(Thomas Wells/The Northeast Mississippi Daily Journal via AP, File)

(Thomas Wells/The Northeast Mississippi Daily Journal via AP, File)

Foreign students must leave U.S. if college classes go online, ICE says

It creates an urgent dilemma for thousands of international students who became stranded in the U.S.

International students will be forced to leave the U.S. or transfer to another college if their schools offer classes entirely online this fall, under new guidelines issued Monday by federal immigration authorities.

The guidelines, issued by U.S. Immigration and Customs Enforcement, provide additional pressure for campuses to reopen even amid growing concerns about the recent spread of COVID-19 among young adults. Colleges received the guidance the same day that some schools, including Harvard University, announced that all instruction will be offered remotely.

President Donald Trump has insisted that schools and universities return to in-person instruction as soon as possible. After the guidance was released, Trump repeated on Twitter that schools must reopen this fall.

Under the updated rules, international students must take at least some of their classes in person. New visas will not be issued to students at schools or programs that are entirely online. And even at colleges offering a mix of in-person and online courses this fall, international students will be barred from taking all their classes online.

It creates an urgent dilemma for thousands of international students who became stranded in the U.S. last spring after the coronavirus forced their schools to move online. Those attending schools that are staying online must “depart the country or take other measures, such as transferring to a school with in-person instruction,” according to the guidance.

Dozens of U.S. colleges have announced plans to provide in-person classes this fall, but some have said it’s too risky. Harvard on Monday said it would invite first-term students to live on campus, but classes will continue to be held online. The University of Southern California last week backtracked on plans to bring students back, saying classes will be held “primarily or exclusively” online.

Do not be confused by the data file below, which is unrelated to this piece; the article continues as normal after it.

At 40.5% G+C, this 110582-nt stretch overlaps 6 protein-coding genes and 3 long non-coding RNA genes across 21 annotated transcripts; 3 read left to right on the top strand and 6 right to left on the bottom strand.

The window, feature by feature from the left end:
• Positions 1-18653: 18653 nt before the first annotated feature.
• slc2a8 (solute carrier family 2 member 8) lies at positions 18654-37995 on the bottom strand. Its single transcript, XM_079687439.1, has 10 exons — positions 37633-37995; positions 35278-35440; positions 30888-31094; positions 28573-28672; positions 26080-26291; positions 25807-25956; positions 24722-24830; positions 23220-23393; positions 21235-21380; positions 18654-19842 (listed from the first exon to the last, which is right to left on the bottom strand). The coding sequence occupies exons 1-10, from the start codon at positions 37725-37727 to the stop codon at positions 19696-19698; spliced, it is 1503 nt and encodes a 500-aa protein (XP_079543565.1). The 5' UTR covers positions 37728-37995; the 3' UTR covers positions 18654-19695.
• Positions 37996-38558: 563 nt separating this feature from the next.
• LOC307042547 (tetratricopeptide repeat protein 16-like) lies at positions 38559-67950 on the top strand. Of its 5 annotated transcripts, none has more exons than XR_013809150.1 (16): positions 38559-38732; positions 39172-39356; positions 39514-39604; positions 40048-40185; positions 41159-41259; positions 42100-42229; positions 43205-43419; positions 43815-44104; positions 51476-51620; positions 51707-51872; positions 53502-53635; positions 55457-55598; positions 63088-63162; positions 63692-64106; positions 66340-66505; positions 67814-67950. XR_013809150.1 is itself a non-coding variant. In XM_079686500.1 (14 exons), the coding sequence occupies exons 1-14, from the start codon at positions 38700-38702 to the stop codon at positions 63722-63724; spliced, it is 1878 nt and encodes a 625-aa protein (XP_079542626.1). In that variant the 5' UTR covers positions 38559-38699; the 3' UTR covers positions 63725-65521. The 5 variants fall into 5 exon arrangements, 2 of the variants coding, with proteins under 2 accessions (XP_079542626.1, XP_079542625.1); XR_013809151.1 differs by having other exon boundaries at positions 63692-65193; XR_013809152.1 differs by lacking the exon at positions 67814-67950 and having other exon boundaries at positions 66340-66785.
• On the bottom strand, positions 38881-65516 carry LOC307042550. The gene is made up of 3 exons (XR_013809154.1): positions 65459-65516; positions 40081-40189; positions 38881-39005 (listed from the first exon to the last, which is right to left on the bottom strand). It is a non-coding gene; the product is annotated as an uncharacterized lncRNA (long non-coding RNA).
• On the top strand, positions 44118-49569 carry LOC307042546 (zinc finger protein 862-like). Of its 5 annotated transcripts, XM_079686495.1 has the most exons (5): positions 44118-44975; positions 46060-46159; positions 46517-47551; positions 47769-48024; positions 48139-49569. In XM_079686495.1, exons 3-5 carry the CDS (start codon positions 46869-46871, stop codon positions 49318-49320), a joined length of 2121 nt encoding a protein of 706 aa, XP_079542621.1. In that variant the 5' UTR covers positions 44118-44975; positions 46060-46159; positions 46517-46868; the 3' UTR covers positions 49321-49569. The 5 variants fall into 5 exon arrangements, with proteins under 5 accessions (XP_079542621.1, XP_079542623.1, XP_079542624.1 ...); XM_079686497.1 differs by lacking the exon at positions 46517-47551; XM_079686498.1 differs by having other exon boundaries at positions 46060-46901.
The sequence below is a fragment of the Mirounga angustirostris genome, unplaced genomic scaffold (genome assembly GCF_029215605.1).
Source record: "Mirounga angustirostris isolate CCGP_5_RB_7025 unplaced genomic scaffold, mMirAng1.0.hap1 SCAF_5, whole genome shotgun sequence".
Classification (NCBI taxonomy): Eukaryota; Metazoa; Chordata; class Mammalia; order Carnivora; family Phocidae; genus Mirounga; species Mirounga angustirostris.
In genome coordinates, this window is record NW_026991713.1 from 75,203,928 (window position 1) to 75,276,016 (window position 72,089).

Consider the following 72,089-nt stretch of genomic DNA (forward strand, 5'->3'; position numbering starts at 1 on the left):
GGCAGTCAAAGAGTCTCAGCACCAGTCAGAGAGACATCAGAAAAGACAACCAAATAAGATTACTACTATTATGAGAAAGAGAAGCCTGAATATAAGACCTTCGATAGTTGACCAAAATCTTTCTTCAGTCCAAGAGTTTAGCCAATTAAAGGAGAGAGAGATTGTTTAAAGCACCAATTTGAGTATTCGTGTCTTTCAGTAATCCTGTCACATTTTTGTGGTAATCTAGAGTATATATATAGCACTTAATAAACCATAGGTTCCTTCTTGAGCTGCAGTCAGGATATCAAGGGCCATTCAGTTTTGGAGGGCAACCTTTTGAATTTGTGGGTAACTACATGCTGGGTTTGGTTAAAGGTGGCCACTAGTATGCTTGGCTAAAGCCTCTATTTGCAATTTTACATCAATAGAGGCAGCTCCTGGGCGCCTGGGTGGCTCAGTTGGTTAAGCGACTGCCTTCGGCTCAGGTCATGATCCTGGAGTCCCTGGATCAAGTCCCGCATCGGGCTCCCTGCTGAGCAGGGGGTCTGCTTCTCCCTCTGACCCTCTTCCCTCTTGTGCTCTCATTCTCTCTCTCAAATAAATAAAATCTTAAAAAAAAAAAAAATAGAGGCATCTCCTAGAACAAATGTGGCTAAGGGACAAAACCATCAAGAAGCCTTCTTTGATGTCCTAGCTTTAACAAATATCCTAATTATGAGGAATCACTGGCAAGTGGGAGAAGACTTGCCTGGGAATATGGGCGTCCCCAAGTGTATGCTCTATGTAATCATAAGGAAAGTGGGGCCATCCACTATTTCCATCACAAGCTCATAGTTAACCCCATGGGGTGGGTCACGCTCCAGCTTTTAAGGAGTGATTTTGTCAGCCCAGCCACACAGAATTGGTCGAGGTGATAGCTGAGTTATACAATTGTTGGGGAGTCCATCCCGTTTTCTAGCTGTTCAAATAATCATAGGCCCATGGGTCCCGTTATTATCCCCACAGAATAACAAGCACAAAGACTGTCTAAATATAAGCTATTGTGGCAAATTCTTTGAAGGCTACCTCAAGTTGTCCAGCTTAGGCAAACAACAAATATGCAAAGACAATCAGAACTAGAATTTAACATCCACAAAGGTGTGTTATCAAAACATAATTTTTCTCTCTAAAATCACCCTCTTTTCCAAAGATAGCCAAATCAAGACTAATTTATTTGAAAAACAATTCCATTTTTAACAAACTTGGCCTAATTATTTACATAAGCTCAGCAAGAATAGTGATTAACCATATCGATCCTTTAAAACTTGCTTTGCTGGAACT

The new guidance is likely to create “enormous confusion” among colleges as they prepare for the fall, said Terry Hartle, senior vice-president of the American Council on Education, which represents university presidents.

Of particular concern is a stipulation saying international students won’t be exempt from the rules even if an outbreak forces their schools to move online during the fall semester. Hartle said it’s unclear what would happen if a student ended up in that situation but faced travel restrictions from their home country.

“ICE is clearly creating an incentive for institutions to reopen, regardless of whether or not the circumstances of the pandemic warrant it,” he said.

Collin Binkley, Associated Press


Like us on Facebook and follow us on Twitter.

CoronavirusStudentsUSA

Get local stories you won't find anywhere else right to your inbox.
Sign up here

Just Posted

More than 700 people have signed a petition requesting tighter regulations on cigarette boats on Shuswap Lake. (Pixabay photo)
Noisy boats stir up Sicamous council

Councillors discuss regulation, supporting new Shuswap and Mara Lakes Decibel Coalition

(Pixabay photo)
Morning Start: Vanilla flavouring contains goo from beaver butts

Your morning start for Friday, May 7, 2021

The Canadian Mental Health Association Shuswap Revelstoke’s homeless outreach coordinator Carly Shipmaker and practicum student Sarena Bryden take a turn on Thursday, May 6 on the stationary bike. They were cycling under the blue sun canopy outside the CMHA thrift shop to promote Mental Health Week and to prepare for this year’s Ride Don’t Hide event in June. (Martha Wickett-Salmon Arm Observer)